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Auto Bias boards for class AB

baudouin0

Member
2019-03-22 5:41 pm
UK
I can see how these work. They measure the average cathode current through a resistor and slowly steer the grid voltage until this meets the correct value. This is OK in the class A part of the output curve.

When you get to the class B part then this current becomes quite non linear and there is large potential for the bias to become incorrect. I can see that this can be improved by clipping the cathode voltage (through a series resistor) to about twice that of the DC operating point.

However I still can see it going a bit wrong for large highly asymmetrical audio waveform. I guess they don't occur long enough for the bias to drift very much.

Another method might be to hold the bias voltage when the audio waveform is large (i.e. one valve in cutoff).

Anybody experience of these?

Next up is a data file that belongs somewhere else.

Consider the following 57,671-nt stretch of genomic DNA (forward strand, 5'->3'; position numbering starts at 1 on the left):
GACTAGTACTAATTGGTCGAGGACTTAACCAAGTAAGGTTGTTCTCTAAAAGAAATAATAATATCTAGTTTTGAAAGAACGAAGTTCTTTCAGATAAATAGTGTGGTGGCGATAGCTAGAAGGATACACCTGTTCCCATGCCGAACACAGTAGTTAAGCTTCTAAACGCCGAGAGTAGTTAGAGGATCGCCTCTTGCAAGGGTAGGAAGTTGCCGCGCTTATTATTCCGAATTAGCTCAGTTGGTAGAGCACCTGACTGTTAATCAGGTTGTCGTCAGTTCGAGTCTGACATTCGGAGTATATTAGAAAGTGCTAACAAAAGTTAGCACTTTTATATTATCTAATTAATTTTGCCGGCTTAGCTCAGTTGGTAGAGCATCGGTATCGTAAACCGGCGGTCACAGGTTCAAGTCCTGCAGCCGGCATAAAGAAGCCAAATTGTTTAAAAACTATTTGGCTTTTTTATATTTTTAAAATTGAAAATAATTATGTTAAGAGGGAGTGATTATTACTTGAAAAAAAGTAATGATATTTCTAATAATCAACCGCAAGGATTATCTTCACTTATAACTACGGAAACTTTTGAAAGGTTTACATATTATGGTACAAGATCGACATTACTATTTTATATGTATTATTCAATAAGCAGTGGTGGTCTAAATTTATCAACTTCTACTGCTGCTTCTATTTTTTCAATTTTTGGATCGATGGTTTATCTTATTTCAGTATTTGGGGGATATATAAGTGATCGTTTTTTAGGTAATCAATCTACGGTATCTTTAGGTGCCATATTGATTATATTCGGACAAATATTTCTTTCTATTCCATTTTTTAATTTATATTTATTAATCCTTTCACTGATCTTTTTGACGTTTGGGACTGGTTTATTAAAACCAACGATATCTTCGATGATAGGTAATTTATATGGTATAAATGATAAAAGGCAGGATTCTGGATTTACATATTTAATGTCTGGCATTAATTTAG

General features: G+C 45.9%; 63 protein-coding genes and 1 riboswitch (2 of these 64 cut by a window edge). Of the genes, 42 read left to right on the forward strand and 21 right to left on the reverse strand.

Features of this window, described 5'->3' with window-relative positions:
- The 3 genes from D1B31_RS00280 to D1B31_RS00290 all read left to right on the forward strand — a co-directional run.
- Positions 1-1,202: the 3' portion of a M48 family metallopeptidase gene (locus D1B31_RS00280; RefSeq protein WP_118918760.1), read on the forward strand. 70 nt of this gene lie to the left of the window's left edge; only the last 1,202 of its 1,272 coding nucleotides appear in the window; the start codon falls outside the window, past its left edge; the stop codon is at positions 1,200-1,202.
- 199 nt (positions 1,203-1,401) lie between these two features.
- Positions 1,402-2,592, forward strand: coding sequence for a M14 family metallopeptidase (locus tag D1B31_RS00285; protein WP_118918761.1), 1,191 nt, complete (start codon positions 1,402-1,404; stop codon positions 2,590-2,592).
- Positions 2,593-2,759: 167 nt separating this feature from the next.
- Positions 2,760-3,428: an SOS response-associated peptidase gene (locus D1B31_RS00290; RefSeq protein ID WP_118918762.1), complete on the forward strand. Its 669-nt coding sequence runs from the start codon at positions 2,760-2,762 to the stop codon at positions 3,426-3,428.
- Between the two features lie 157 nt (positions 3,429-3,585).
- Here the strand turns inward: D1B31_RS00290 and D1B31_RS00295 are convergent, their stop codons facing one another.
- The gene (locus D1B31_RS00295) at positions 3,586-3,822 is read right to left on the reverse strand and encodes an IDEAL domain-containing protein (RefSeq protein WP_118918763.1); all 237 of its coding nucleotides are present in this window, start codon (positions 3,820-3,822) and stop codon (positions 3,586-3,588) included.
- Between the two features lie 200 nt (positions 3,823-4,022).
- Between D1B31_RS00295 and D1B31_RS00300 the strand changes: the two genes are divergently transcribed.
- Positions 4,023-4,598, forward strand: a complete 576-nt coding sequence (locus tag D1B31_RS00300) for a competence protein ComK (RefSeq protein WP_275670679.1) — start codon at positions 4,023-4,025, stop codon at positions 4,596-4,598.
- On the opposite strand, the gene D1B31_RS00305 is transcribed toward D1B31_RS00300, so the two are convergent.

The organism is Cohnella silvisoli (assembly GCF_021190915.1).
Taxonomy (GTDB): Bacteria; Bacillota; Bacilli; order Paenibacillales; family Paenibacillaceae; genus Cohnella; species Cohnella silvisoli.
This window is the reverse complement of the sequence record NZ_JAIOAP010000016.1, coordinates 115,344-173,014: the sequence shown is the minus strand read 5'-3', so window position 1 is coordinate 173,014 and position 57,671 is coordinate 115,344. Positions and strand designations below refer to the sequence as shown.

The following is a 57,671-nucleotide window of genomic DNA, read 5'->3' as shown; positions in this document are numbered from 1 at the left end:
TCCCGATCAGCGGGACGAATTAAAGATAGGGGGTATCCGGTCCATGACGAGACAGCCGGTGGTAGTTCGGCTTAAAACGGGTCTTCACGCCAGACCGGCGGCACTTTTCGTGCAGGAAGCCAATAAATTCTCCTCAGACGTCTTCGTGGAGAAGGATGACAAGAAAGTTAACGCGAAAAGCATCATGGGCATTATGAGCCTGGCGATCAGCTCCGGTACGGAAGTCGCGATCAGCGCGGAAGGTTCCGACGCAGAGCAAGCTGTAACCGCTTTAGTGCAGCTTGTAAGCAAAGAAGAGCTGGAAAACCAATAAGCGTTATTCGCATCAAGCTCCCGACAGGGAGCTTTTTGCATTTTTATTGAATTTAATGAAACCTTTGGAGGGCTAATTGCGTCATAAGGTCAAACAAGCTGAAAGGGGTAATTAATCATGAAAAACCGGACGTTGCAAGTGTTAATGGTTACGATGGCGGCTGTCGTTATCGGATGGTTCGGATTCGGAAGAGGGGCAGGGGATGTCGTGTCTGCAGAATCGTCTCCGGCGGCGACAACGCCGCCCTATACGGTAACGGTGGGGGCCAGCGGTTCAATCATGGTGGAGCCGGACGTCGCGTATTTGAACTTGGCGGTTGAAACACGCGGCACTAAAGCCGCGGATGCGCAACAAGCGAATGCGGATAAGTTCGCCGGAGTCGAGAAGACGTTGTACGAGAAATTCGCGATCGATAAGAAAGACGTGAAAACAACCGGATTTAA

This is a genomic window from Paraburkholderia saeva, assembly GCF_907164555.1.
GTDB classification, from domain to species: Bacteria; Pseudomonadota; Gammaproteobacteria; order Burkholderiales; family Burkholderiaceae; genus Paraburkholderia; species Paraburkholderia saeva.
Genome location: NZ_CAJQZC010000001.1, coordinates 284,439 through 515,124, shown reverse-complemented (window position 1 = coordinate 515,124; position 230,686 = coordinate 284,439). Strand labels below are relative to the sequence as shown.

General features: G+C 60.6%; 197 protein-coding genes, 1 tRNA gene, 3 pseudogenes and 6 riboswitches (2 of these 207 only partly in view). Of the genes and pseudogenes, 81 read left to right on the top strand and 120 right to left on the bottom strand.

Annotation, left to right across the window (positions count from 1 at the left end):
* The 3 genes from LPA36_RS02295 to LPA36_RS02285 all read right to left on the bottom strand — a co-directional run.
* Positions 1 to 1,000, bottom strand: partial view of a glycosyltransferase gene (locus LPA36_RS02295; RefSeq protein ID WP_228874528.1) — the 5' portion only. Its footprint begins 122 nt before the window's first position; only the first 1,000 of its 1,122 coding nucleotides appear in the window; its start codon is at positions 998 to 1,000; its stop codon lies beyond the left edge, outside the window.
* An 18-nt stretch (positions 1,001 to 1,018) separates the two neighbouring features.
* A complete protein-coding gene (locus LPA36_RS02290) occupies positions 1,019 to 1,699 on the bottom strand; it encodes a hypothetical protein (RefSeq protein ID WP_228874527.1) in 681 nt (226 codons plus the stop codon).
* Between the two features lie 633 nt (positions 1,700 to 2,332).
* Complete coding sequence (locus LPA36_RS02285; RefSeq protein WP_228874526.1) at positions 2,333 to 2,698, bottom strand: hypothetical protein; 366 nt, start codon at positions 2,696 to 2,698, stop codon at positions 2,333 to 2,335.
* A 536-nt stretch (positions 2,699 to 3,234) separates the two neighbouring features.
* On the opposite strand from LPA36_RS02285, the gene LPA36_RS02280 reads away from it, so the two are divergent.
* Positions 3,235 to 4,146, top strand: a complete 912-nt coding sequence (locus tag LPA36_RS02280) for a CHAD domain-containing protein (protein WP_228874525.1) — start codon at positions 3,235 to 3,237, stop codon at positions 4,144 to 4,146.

I guess they don't occur long enough for the bias to drift very much.

I have experience with clipping autobias circuits for Class AB output stages and this is correct.

The final test I did was to blast real music at ear-bleeding levels and watch what the bias voltage did. It would slowly vary ~100mV on KT88s that were running at ~-35V grid bias. It was very subsonic and low in amplitude. It didn't cause me any concern since I think there are other areas in the amp that are much less perfect, and I love that bias is adjusted perfectly every time I power up the amp. New tubes are plug-and-play.

Now if you were a perfectionist, you could make a microprocessor-based system that adjusts bias only in periods of musical silence and holds whenever signal is present. But I don't think it buys you much over a good clipping autobias circuit.